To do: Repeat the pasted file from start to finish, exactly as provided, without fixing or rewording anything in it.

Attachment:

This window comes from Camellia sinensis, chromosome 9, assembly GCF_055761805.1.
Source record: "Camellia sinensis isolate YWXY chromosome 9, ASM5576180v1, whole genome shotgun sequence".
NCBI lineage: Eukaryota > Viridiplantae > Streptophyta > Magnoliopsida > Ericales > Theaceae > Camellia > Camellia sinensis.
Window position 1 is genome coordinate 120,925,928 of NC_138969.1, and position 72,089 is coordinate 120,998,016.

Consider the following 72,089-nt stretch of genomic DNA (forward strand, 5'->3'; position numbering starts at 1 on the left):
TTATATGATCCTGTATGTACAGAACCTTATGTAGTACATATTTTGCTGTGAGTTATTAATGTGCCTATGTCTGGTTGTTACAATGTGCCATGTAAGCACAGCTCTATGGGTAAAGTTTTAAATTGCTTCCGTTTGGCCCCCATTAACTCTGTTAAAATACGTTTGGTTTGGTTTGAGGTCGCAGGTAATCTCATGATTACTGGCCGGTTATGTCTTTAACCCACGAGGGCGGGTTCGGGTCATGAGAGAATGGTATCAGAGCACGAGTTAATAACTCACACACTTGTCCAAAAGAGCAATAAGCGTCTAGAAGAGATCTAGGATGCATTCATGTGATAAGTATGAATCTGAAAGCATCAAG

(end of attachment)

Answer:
This window comes from Camellia sinensis, chromosome 9, assembly GCF_055761805.1.
Source record: "Camellia sinensis isolate YWXY chromosome 9, ASM5576180v1, whole genome shotgun sequence".
NCBI lineage: Eukaryota > Viridiplantae > Streptophyta > Magnoliopsida > Ericales > Theaceae > Camellia > Camellia sinensis.
Window position 1 is genome coordinate 120,925,928 of NC_138969.1, and position 72,089 is coordinate 120,998,016.

Consider the following 72,089-nt stretch of genomic DNA (forward strand, 5'->3'; position numbering starts at 1 on the left):
TTATATGATCCTGTATGTACAGAACCTTATGTAGTACATATTTTGCTGTGAGTTATTAATGTGCCTATGTCTGGTTGTTACAATGTGCCATGTAAGCACAGCTCTATGGGTAAAGTTTTAAATTGCTTCCGTTTGGCCCCCATTAACTCTGTTAAAATACGTTTGGTTTGGTTTGAGGTCGCAGGTAATCTCATGATTACTGGCCGGTTATGTCTTTAACCCACGAGGGCGGGTTCGGGTCATGAGAGAATGGTATCAGAGCACGAGTTAATAACTCACACACTTGTCCAAAAGAGCAATAAGCGTCTAGAAGAGATCTAGGATGCATTCATGTGATAAGTATGAATCTGAAAGCATCAAG